About GET-FACTS: Knowledge Translation

What is GET-FACTS?

A bowl of brown eggs

The Canadian Institutes of Health Research (CIHR) funded project entitled GET-FACTS: Genetics, Environment and Therapies: Food Allergy Clinical Tolerance Studies is investigating food allergy in Canada through four (4) components:

  1. Studying novel biomarkers to assess allergy and tolerance
  2. Studying the environmental influences on tolerance to foods
  3. Studying the genetic influences on tolerance to foods
  4. Enacting an end-user driven research agenda through Knowledge Translation

This site focuses on pillar number four - Knowledge Translation.

The four pillars of Get-Facts

What are we doing?

This component of the project formally brings together food allergy stakeholders in the areas of advocacy, health policy and patient support and a small number of project scientists through regular meetings over the course of five years. Known as the GET-FACTS Steering Committee, their purpose is to:

  1. To develop an end-user informed basic science research agenda for food allergy in Canada.
  2. To ensure concrete deliverables over the life of the project (2014-2018).
  3. To facilitate an open dialogue between researchers and end-users around the science agenda.

During these regular meetings the basic scientists will have the chance to report to the stakeholders on the state of the project and stakeholders are given time, space and encouragement to provide feedback to shape the research. Simultaneously, researchers will gain insight into how well stakeholders understand aspects such as the role of genes and the environment in food allergies, and how that knowledge can best be disseminated to end-users, and in what forms.

Why is this important?

The gap between health study findings (knowledge) and utilization of findings (action) is sometimes known as the knowledge-to-action gap, or Knowledge Translation. This end-user driven model of Knowledge Translation can in theory ensure we are asking the right questions and creating high quality relevant research. The findings of this study potentially will serve as a framework for further biomedical based health studies in Canada.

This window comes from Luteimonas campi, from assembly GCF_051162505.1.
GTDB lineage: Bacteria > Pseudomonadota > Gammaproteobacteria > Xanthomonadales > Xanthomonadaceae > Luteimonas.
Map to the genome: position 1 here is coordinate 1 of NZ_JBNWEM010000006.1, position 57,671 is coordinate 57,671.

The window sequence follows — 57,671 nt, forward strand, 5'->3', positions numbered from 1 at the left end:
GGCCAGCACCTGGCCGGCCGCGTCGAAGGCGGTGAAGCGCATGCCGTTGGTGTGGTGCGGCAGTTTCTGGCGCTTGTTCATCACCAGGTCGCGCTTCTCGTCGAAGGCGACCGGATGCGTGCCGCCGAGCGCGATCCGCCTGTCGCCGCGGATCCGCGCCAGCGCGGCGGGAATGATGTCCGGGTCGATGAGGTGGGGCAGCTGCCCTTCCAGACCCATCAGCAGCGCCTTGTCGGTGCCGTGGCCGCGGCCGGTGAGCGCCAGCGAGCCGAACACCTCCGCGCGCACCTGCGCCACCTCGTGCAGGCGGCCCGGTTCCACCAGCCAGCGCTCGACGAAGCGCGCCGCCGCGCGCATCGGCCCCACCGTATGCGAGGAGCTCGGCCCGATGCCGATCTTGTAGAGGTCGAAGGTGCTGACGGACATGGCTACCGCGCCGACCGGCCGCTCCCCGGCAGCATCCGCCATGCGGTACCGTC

What are we researching?

In addition to bringing everyone together, we are also “researching the researchers” to gain insight into this novel approach to conducting Knowledge Translation in health research. We are conducting on-going evaluations of both scientists and stakeholders to evaluate how well the end-user driven model of research is operating.

Who are we?

There are many people involved in the GET-FACTS Steering Committee and the wider GET-FACTS research project:

  • Food allergy stakeholders are representative of the areas of advocacy, health policy and patient support.
  • Basic scientists include Bruce Mazer, MD, FRCPC, and Ann Clarke, MD, FRCPC.
  • Social scientists include Susan Elliott, PhD, Neil Randall, PhD, and Jenna Dixon, PhD.

Please see the Contacts section for more details and complete contact information for the GET-FACTS Steering Committee.

A strong multi-university, multi-disciplinary team is investigating the differences in genetic profiles for food-allergic and food-tolerant individuals to help predict future food allergy patients within families. A complete list of investigators can be found on the GET-FACTS project site.

If you have questions or comments specifically about the Knowledge Translation component of GET-FACTS, please contact Jenna Dixon.